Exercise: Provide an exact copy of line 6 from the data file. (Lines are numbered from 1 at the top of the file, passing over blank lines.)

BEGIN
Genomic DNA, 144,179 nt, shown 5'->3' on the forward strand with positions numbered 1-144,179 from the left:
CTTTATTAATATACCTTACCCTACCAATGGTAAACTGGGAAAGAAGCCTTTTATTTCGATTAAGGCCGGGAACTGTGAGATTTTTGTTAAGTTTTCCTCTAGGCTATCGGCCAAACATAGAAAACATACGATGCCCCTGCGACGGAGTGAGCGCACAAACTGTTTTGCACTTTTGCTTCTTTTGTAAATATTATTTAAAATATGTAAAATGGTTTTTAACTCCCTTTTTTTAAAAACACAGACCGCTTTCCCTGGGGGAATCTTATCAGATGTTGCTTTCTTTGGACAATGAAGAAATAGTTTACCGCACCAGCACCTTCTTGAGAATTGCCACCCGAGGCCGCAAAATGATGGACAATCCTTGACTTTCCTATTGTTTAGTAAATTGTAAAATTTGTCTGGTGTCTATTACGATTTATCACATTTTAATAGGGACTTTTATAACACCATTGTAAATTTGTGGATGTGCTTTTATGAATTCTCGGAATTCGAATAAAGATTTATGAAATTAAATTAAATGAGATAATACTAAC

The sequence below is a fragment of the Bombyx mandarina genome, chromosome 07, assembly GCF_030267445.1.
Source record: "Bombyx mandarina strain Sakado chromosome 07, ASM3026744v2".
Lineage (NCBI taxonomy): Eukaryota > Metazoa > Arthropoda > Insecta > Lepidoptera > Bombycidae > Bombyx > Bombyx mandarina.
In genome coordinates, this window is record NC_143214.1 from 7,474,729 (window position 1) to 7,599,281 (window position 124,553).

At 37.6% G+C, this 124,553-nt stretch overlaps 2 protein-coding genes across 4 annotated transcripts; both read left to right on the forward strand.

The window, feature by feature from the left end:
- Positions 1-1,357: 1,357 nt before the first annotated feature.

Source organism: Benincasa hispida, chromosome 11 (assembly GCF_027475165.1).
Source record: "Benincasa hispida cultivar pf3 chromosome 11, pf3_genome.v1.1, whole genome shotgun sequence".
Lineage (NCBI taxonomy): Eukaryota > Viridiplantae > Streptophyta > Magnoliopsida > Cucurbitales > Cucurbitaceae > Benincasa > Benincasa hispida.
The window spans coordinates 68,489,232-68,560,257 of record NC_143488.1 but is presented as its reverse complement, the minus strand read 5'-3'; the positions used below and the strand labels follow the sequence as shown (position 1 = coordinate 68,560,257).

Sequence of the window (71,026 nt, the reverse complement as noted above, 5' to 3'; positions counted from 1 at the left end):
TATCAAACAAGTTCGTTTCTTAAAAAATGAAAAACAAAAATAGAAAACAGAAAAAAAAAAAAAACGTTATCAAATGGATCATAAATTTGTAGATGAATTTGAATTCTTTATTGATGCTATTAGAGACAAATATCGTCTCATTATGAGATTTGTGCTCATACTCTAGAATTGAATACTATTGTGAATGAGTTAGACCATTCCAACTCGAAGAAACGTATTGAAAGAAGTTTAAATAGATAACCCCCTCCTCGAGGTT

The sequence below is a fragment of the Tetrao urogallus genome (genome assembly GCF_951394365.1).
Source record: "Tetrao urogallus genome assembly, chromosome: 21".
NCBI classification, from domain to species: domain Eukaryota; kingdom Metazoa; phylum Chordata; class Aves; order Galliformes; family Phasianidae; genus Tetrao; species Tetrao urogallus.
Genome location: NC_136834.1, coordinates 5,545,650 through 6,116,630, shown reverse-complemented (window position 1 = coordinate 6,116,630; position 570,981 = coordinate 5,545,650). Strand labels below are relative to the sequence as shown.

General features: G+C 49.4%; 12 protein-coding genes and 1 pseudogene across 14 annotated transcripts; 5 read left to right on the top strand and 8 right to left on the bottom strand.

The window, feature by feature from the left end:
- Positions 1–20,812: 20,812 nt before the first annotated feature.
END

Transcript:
In genome coordinates, this window is record NC_143214.1 from 7,474,729 (window position 1) to 7,599,281 (window position 124,553).